Staffing company AMN Healthcare has revealed the results from its annual survey of registered nurses, showing marked generational differences in how nurses view their profession amid the recovering U.S. economy and impending implementation of healthcare reform.
Across several important factors affecting nurses today, including the supply of nurses and healthcare information technology developments, younger nurses have a more positive point of view than older nurses, the survey shows.
"In a time of unprecedented change in the healthcare industry, it becomes even more important to study how the nursing workforce is responding to the myriad new systems, requirements and quality measurements that accompany healthcare reform," says Marcia Faller, PhD, RN, and Chief Clinical Officer of AMN Healthcare.
"While the vast majority of nurses remain satisfied with career choice, the younger generation is more optimistic about the profession and more receptive to the changes the industry is experiencing. These are differences that health systems must understand as they work with multiple generations of nurses."
Younger nurses (ages 19-39) are more confident about the supply of nurses and their ability to meet the demands of healthcare reform, despite today's shortages.
Approximately 45% of younger nurses believe that the shortage has improved during the last five years, while older nurses were less optimistic.
The generational differences were even more apparent when asked whether healthcare reform will ensure an adequate supply of quality nurses, with 38% of younger nurses citing confidence compared to 29% and 27% of older nurses ages 40-54 and 55+, respectively.
Questions regarding the use of electronic health records (EHRs), a requirement of the Affordable Care Act, also demonstrate generational differences as younger nurses attributed them to positively influencing job satisfaction, efficiency and patient care.
While nearly two-thirds of younger nurses noted EHRs' influence on job satisfaction, that number fell to 51% or lower when older nurses were asked. Further, 60% of younger nurses agreed that EMRs positively influence productivity and time management, compared to just 38% of older nurses.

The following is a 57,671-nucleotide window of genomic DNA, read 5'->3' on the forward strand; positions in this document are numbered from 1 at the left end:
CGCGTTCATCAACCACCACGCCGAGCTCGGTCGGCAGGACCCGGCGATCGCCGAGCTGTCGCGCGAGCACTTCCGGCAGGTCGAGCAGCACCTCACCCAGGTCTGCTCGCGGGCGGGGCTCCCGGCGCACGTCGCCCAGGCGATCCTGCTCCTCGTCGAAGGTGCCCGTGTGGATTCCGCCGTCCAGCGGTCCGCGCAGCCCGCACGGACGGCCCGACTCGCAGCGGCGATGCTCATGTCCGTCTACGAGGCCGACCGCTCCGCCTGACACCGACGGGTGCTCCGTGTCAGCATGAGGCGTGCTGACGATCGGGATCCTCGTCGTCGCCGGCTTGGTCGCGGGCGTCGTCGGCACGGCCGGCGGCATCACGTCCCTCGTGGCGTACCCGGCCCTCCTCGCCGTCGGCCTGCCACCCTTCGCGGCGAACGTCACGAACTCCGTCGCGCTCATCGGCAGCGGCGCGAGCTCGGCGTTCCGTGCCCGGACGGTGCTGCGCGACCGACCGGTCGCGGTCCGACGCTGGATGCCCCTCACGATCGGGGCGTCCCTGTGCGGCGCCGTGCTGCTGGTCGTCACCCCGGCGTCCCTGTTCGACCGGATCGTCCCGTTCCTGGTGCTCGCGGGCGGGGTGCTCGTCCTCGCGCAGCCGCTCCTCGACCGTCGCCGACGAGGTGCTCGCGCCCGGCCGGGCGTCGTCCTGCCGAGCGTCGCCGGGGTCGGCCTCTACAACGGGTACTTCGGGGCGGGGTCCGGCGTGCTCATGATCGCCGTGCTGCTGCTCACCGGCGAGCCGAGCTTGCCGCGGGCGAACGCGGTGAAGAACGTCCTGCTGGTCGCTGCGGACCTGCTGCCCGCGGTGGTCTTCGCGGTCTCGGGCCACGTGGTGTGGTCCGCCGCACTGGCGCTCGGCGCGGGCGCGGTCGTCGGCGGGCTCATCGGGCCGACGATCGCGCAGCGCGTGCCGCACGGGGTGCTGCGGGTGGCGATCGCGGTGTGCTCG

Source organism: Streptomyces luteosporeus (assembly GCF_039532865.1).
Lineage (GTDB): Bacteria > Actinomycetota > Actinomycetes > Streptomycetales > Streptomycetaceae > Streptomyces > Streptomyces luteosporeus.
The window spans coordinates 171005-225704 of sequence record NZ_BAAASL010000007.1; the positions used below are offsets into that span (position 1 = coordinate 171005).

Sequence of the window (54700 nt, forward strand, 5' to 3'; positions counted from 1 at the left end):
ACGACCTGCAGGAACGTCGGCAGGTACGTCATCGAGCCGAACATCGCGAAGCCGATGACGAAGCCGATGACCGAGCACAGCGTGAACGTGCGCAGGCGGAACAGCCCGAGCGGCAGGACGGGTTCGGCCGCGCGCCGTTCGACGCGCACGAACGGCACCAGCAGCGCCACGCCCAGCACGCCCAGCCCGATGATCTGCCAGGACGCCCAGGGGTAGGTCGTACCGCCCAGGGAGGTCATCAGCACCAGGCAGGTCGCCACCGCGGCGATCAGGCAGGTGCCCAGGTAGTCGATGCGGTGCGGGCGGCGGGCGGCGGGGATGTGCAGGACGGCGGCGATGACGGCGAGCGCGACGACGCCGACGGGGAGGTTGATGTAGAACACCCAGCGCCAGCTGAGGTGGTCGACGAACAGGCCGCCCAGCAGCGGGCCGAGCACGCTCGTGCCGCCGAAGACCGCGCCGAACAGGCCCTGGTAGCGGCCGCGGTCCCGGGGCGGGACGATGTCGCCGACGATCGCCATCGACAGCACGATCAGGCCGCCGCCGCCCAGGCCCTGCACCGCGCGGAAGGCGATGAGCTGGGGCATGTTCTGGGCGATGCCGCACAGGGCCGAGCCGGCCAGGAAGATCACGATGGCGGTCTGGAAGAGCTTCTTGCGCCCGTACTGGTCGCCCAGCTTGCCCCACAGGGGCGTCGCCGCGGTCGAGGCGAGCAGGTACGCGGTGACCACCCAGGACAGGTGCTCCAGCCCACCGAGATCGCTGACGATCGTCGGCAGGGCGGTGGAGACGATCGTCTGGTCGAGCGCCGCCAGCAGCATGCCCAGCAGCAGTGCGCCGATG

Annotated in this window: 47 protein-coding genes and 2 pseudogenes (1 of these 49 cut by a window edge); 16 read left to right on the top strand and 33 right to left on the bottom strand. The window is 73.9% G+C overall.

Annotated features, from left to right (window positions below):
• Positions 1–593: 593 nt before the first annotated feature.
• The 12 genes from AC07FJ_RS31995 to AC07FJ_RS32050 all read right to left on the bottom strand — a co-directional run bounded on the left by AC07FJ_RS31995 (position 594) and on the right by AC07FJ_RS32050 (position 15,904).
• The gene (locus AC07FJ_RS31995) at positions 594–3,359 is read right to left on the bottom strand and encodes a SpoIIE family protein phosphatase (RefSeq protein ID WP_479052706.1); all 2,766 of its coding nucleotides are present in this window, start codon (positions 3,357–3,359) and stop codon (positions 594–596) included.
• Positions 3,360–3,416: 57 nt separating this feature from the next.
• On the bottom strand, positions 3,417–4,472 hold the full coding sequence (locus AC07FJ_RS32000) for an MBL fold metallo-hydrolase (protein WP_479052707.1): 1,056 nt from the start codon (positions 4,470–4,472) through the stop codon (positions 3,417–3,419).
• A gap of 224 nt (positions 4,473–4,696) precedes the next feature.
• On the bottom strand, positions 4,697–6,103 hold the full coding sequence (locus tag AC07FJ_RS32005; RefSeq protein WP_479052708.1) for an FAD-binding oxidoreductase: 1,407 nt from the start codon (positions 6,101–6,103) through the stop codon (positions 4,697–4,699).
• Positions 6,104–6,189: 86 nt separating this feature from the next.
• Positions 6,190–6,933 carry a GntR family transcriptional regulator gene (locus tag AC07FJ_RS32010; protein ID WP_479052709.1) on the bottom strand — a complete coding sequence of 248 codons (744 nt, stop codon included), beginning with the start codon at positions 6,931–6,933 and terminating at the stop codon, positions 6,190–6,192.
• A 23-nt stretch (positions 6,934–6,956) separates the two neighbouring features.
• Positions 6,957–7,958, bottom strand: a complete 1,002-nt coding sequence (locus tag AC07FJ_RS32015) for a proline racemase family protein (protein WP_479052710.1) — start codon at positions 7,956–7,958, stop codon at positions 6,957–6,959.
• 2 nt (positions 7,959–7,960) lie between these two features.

Other key findings for the RN survey include:
Almost 90% of nurses, regardless of age, are satisfied with their career choice, while 73% are satisfied with their current job.
With the improving economy, approximately 23% of nurses age 55 and older plan to dramatically change their work life, citing retirement, taking a non-nursing job or working part-time as very near-term possibilities.
Less than half of RNs with an associate's degree or a diploma plan to pursue any additional education in nursing.
21% of younger nurses are currently certified in their specialty, but 59% expect to seek certification.
"The potential departure of a significant number of older nurses from the workforce can be concerning, given the unclear supply and demand for nurses in the coming years, but is to be expected as nurses approach retirement age," Faller adds. "Healthcare systems must use innovative approaches to attract and retain their workforce while keeping them effective and satisfied. Innovative workforce solutions could help maintain high standards of patient care and efficiency in the era of dramatic change in the healthcare industry."
AMN Healthcare's fourth annual Survey of Registered Nurses explores career paths, satisfaction levels and other professional aspects of nursing through the candid expression of feelings and plans of wide strata of registered nurses. It provides demographic information on the supply of nurses, career plans, quality of patient care and electronic medical records.
During April 2013, survey questionnaires were e-mailed to 101,431 RNs opted-in to AMN Healthcare's portal websites, NurseZone.com and RN.com, to which there were 3,413 responses for a response rate of 3.36%. Statistical analyses were run with a 95% confidence threshold.
The full report can be found on the Industry Research page of the AMN Healthcare website www.amnhealthcare.com. Click here to access the survey directly.